A glove box consists of a sealed box with the inside accessible only by gloves. Though their uses are expanding, they are essentially utilized for two basic purposes: Protect what you work on from the environment, such as an analytic balance on a production floor, or protect you from what you work on, such as a virus. Despite the fact that most glove boxes provide a relatively simple process, different applications require different boxes.
Top 4 Signs That You Should Service or Replace Your Glove Box
- The glove box no longer safely contains the hazardous materials the lab is working with.
- You are starting to get into new applications that aren’t supported by your current unit. For example, a microbiologist might want an anaerobic glove box for anaerobic bacterial cultures.
- Staff are experiencing ergonomic issues with the current box, such as gloves not fitting correctly or the gloves being poorly placed for users to reach comfortably.
- The unit is either too small for the work being done in the lab or is taking up too much space in the lab for the work being done.
Top 5 Questions That You Should Ask When Buying a Glove Box
- What applications are you using the glove box for? This will determine exactly what you will need in a glove box, such as an oxygen-free atmosphere, etc.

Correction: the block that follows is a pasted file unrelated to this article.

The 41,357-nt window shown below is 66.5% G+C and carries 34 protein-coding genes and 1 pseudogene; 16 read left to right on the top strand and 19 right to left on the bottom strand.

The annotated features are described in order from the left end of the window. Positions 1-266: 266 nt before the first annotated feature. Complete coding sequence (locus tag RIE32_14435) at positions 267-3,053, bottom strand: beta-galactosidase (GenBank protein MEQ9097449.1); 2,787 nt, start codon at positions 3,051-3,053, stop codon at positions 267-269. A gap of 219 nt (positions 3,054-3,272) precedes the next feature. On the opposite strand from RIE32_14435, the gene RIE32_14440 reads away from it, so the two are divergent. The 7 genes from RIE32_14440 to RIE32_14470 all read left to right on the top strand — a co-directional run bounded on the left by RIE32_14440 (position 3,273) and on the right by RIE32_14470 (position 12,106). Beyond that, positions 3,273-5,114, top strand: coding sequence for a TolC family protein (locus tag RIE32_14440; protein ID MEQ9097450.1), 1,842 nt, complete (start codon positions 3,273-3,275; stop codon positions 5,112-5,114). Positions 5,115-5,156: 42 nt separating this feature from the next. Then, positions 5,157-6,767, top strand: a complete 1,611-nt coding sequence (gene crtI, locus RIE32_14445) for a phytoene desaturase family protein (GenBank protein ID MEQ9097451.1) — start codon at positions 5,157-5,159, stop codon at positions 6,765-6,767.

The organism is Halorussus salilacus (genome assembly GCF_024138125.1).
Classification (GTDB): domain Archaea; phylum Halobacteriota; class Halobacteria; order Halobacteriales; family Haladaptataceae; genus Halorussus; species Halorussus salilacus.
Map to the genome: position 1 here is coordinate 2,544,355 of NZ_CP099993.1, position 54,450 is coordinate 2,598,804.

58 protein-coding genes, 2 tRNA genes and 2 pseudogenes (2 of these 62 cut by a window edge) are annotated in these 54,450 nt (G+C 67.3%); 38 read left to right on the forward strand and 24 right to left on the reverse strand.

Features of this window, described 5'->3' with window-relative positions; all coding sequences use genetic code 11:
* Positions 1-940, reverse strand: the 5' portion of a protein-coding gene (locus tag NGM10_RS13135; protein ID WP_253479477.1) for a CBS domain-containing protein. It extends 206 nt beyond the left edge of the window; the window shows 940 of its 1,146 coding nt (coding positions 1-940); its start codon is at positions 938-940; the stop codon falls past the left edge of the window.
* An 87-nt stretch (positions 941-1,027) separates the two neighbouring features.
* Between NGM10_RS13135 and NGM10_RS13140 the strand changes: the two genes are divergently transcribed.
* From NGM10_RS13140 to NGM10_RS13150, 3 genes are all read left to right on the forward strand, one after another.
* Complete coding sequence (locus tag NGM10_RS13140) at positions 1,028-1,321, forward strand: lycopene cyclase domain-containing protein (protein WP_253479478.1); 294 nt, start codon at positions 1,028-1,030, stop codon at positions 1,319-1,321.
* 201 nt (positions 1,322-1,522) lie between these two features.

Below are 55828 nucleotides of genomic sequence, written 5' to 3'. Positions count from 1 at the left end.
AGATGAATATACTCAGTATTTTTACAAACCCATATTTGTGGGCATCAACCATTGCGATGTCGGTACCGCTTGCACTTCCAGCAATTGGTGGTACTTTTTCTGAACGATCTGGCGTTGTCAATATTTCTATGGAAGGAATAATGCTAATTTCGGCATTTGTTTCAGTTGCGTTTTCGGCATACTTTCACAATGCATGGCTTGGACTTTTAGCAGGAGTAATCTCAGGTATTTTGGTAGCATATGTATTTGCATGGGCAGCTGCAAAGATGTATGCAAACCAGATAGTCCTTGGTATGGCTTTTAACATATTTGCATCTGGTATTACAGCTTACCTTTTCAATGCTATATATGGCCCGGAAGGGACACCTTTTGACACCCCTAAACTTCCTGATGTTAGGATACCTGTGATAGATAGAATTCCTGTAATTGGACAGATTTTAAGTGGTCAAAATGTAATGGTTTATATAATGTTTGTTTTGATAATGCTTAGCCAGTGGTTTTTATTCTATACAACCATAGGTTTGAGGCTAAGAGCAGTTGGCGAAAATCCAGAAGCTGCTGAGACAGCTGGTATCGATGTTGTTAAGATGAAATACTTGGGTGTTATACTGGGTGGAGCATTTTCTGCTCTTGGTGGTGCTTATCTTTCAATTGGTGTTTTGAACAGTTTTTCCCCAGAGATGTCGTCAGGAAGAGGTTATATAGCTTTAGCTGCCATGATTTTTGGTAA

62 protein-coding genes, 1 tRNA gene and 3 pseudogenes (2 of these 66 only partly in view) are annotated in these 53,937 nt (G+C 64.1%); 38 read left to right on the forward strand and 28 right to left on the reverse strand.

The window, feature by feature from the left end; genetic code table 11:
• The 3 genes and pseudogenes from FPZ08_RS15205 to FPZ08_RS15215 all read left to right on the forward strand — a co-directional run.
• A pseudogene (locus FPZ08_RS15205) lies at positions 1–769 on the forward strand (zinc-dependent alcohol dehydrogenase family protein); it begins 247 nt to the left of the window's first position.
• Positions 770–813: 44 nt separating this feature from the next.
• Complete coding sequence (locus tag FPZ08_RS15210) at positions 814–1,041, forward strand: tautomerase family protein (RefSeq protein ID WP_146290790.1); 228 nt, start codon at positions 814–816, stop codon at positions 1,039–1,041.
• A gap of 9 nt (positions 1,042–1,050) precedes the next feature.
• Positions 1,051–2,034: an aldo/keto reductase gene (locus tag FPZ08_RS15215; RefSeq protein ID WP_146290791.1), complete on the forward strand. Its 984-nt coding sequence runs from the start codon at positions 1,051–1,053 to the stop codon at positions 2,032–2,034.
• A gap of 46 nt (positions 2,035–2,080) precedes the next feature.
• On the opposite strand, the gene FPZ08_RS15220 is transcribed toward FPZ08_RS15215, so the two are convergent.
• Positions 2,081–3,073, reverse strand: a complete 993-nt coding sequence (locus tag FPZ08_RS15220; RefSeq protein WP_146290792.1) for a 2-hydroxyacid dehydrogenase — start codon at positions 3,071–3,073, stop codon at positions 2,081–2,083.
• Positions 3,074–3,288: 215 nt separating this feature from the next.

- Are the incubation and processing separated in order to prevent contamination? This is important if you will be using the glove box for cell culture.
- How much will the glove box cost to acquire and maintain? Are warranties offered? Custom glove boxes are the most expensive, so if a standard model can fit your needs that is probably the better way to go. Making small customizations to an off-the-shelf model is also another less costly option than a fully-custom unit.
- What are your future needs? This will help determine if the smallest unit is really the best option or if a larger option which can accommodate future expansion would make more sense.
- What sort of safety features does the glove box have? These are especially important if you are working with very hazardous materials.
Article courtesy of LabManager Magazine
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